In 2009 the architectural lighting design community quickly mobilized in an unprecedented effort to defeat Texas House Bill 2649, which restricted the practice of lighting design to certain licensed professionals including architects and interior designers. Fearing a patchwork of legislation across the 50 states and other countries, the International Association of Lighting Designers (IALD) committed to defining the practice of architectural lighting design itself, before legislators could do it for them. The result of these efforts: the Certified Lighting Designer (CLD) certification program launched this spring.

CLD could be a big step for a profession that remains relatively young and relatively unfamiliar, outside of major metropolitan areas. (IALD was founded in 1969.) “Professionally, it says that architectural lighting design as a profession has matured. And we should be acknowledged as certified professionals, no different from an engineer, an architect or an interior designer,” said Patrick Gallegos, Gallegos Lighting Design.

“I get questions all the time about my experience and justification of my fees,” explained Rosemarie Allaire, of Rosemarie Allaire Lighting Design. “It will differentiate myself from a non-certified lighting designer, a lighting showroom salesperson, an interior designer, an architect, an electrician, an electrical engineer – all the players that would be responsible somehow for lighting design…. That’s why I plan on getting certified. There’s always competition, and how do you define yourself among you competitors?”

Thomas Rackley, CLD certification coordinator, added, “This is a global certification, as well. On the global job market we find more international lighting design companies. Architectural lighting designers work across borders and across continents. If they have a certification, it lifts them up compared to non-certified competitors. It’s an international benchmark of performance.”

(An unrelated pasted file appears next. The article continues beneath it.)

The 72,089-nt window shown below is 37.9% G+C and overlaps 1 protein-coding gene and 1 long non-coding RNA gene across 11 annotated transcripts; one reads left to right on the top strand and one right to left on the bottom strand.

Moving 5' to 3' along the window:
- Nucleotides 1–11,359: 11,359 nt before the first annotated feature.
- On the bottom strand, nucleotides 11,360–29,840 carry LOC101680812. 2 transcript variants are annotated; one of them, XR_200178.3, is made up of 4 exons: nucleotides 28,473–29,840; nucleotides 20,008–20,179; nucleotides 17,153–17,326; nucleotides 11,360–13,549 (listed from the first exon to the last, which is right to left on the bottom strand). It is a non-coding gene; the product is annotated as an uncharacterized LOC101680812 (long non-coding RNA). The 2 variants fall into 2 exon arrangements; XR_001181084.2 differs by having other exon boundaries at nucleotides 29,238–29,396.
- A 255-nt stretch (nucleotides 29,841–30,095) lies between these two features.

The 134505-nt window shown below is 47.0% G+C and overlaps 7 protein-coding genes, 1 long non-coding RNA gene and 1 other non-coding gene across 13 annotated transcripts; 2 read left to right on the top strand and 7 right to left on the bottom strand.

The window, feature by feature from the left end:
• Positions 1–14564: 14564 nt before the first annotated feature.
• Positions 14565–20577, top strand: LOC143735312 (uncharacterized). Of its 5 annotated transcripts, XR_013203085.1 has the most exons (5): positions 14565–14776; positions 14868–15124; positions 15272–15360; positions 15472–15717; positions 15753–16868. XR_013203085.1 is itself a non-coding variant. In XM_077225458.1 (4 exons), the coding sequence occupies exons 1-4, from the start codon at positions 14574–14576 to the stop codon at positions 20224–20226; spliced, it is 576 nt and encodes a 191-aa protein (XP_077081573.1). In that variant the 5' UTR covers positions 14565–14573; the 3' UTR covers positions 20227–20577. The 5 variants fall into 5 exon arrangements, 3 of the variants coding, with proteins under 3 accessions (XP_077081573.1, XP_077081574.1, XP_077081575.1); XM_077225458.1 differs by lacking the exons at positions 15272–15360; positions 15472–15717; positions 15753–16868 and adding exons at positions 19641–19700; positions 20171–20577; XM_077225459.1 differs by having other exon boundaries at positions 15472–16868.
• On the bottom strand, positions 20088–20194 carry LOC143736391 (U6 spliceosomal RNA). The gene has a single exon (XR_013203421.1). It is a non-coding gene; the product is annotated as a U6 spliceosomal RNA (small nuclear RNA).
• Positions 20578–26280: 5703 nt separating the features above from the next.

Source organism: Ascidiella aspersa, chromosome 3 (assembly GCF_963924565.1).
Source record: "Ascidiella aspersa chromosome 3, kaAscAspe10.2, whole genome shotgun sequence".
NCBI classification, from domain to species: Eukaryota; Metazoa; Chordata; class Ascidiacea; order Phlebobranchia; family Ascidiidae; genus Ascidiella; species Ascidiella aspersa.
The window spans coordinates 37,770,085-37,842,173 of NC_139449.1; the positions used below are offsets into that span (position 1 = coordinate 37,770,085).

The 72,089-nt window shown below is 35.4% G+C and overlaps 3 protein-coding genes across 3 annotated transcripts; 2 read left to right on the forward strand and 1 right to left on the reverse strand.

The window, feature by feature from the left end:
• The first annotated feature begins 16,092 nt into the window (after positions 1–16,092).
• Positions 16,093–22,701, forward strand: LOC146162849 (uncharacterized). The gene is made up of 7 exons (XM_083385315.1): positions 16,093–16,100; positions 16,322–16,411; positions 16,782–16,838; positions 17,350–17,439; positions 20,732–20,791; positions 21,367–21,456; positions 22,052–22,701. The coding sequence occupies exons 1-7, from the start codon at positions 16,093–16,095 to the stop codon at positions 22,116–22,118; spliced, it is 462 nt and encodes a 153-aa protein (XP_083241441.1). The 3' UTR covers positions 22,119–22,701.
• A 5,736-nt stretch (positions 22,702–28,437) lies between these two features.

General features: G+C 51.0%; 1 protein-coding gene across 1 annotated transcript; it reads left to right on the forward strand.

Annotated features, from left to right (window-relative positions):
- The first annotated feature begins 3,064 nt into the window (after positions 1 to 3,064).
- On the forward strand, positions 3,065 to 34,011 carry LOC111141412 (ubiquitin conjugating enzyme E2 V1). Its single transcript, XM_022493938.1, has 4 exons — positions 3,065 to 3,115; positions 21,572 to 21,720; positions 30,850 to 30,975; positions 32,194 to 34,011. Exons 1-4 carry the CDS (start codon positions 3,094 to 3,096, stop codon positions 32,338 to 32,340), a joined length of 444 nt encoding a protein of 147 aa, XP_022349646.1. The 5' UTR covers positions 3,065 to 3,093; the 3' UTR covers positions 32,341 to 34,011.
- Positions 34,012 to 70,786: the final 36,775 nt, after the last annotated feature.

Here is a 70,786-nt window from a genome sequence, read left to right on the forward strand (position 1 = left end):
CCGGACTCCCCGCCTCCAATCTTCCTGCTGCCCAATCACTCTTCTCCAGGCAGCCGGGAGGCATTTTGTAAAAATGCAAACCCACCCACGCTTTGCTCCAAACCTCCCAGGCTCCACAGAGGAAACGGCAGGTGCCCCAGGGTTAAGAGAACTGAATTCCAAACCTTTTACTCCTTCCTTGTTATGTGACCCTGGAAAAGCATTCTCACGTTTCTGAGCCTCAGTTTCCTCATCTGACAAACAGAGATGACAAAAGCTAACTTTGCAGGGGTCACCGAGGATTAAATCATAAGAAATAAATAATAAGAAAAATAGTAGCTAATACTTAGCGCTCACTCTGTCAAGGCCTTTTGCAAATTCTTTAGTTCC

Texas was the impetus

The lighting design language was withdrawn from the Texas bill. Nevertheless, in 2010 IALD assembled the IALD Credentialing Task Force to explore the feasibility and validity of a global lighting design certification.

David Becker, of David Becker Design, headed up the task force. The group hosted a number of open forums and cooperated with allied organizations, including the National Council on Qualifications for the Lighting Professions (NCQLP), the Professional Lighting Designers’ Association (PLDA) and the Illuminating Engineering Society (IES).

Of course, IALD professional membership itself does denote a high level of proficiency. But not all professional lighting designers follow the IALD business model, receiving compensation solely for lighting design services rendered or royalties. Many excellent lighting designers across the globe are compensated, in whole or in part, through commissions and markups on lighting equipment or installation services. Great lighting designers can work for distributors, showrooms, manufacturers, sales agents, contractors, etc.

Today, the lighting design profession has generally accepted scopes of knowledge and practice (if not business models). Degree programs are available; but still, a high level of practical experience is required for competency. Certification provides assurance that an individual meets explicit professional standards. Voluntary certification, as opposed to required licensing, is a common response for professions to self-regulate, particularly if there is public pressure.

Psychometric professional Judy Hale, of Hale Associates, was brought on board to guide the process, using her expertise and experience in the design of certifications.

Domains of practice

An international survey of lighting professionals and professionals from allied groups in 2012 solidified the CLD’s seven “domains of practice,” defining the scope and complexity of architectural lighting design work. Only experienced lighting designers, currently working in the field as lead lighting designers, need apply. Following a project from concept though completion (and providing evidence) is also required.